• epric002

        i’m not categorically against pop-ups, but i am against “vinyl-clad box[es] on top of a gracious row home”. aesthetics is definitely a part of this.

        • Aesthetics and historic preservation are a huge, huge part of this.

        • I’ll take this claim seriously when pop-up opponents start proposing solutions that address the aesthetic issues.

          • epric002

            i don’t really care whether you take my opinion “seriously” or not. like i said, i’m not categorically opposed to pop-up. what do you mean by “solutions that address the aesthetic issue”? solutions for affordable housing? if so, OIG did in fact propose a solution- increasing density along major commercial avenues.

          • epric–I mean solutions that address ugly pop-ups without downzoning entire neighborhoods.

    • +1 on infill housing along major streets (hello, empty lots on Georgia Avenue!) being a much better way of increasing housing capacity than adding pop-ups is.

      • Agreed, but financing on larger projects like that is pretty difficult to put together, so only the larger developers can undertake projects like that. Medium and smaller scale developers have a much easier time with pop-ups and row-house conversions to condos. I don’t think large apartment buildings will ever really deter pop-up developers unless the market is truly flooded with condos, which is not happening anytime soon. Also, not everyone wants to buy in a large building like that. We need a balanced approach to affordable housing development.

      • There is a major opportunity here on Georgia Ave. It would be a far better corridor for it as well.

      • GGW supports exactly this…..higher density along transit corridors but unfortunately there are NIMBYs who are trying to block these. Take all of the buildings around 14th and U Streets right on top of the metro station….NIMBYs from blocks away are trying to stop these and often the madness ends with the developers agreeing to chop off a level or two and reduce the amount of units all because some Gladys Kravitz is concerned about her being able to park on her street or anywhere she wants with no problems. That’s the reality that happens to this day. Until we show up to support these large developments that are legal under zoning and encourage them to build to capacity, we will end up with less units which just filters to more demand and row home popups.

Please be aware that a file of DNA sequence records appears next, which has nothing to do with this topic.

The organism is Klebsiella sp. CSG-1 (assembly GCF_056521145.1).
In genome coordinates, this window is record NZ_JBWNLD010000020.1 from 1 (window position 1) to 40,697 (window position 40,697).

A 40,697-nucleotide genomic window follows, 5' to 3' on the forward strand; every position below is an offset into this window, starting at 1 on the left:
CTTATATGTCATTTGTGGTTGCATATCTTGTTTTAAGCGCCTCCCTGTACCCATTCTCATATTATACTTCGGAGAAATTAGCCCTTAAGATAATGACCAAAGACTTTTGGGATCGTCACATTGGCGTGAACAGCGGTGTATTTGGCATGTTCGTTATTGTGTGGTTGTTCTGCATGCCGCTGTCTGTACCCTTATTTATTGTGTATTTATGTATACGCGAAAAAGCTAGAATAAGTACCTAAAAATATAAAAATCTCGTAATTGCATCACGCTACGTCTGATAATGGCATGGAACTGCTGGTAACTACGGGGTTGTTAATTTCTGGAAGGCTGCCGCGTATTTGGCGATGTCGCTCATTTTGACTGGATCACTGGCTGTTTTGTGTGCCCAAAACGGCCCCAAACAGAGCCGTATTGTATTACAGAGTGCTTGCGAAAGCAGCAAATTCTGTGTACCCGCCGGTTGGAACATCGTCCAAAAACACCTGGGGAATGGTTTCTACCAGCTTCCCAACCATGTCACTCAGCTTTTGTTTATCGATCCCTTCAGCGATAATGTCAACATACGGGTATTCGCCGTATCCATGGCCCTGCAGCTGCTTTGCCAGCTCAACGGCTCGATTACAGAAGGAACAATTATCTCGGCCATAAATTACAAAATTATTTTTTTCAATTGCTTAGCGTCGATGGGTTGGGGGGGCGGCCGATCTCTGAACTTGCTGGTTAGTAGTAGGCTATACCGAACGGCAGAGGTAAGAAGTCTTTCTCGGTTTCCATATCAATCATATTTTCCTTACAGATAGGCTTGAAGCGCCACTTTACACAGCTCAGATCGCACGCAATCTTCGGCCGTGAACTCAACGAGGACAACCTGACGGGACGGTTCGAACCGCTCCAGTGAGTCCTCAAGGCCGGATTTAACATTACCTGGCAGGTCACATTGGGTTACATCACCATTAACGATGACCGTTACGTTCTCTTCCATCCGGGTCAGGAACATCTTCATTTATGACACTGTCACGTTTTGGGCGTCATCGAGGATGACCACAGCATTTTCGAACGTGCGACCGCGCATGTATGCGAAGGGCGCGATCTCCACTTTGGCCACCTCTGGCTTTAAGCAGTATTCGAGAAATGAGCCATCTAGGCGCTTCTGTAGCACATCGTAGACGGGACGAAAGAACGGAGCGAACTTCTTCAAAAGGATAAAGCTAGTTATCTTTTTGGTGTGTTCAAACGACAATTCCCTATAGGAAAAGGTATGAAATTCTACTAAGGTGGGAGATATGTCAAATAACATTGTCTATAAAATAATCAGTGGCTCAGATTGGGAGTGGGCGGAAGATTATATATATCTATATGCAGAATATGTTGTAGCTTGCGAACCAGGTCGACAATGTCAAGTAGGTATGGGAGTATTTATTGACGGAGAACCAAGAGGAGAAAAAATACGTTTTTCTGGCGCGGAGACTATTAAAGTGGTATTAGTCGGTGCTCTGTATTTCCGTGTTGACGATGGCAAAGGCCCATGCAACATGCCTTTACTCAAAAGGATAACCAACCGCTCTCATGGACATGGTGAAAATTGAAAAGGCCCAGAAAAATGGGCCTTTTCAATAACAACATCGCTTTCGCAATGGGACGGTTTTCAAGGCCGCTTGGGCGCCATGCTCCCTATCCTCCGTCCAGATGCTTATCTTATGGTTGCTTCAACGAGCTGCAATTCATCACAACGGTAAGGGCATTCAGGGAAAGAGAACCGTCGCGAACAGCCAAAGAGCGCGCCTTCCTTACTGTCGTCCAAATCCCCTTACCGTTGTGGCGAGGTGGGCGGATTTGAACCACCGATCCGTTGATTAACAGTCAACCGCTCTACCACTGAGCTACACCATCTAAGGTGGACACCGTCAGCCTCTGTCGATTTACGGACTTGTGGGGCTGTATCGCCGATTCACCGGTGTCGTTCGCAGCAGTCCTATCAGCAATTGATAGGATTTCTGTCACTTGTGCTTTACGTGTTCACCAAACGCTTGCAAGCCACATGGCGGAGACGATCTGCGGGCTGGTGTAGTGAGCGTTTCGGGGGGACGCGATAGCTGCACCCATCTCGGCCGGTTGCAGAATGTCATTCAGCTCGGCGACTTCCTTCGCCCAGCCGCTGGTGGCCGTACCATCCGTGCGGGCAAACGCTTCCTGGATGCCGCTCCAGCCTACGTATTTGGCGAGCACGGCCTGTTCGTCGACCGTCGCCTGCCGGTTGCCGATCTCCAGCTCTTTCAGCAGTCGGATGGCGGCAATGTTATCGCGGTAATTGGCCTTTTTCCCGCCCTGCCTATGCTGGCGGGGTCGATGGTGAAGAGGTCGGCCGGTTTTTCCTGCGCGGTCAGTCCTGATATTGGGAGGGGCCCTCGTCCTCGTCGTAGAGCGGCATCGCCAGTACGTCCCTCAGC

• brookland_rez

        Rhode Island Ave NE is filled with empty lots, vacant buildings and low density development. There’s plenty of room for development.

    • It’s really hard to take the anti-pop up crowd seriously when their input on a horrible affordability crunch is “ugh, building that way is ugly!”

      Limiting housing stock takes real dollars out of the wallets of anyone hoping to live halfway close to their job in this town.

    • Who get’s to decide what is aesthetically sensitive? You? A DC aesthetics Tsar?

      • A D.C. Aesthetics Tsar in the form of something like the HPRB would be fine by me.
        I think a LOT more neighborhoods would have embraced the idea of becoming historic districts if the restrictions for historic districts weren’t so stringent. D.C. really needs “conservation districts,” which some people have described as a “lite” version of historic districts.

  • It’s like Ned Ludd trying to physically destroy textile machines.

  • Does anyone know where this picture popup is? It looks really good.

  • I find it absurd how people conflate “pop-ups” with “affordable housing”. It’s purely an emotional appeal. What’s really happening is widespread conversion of 3 to 4 bedroom market rate units into 1 and 2 bedroom market rate units. If you are a single person or a couple without kids, then this change may be to your advantage. If you are a family with kids, then it’s definitely not to your advantage, as it directly decreases the housing stock available to families. Since the vast majority of new development in DC is for studios, 1 and 2 bedroom units, families have to compete with developers for an ever-dwindling supply of single-family homes.
    Ultimately, a person’s position on “pop-ups” really comes down what type of demographic (single/DINK/family) one feels the most affinity towards.

    • of course, if you own a 2-br rowhouse and would like to keep living there after having kids, you might want to put on a popup, and this rule wouldn’t let you. So it’s not just flippers who would be harmed by it.

      • The vast majority of pop-ups are being built by developers, not by homeowners planning to stay put.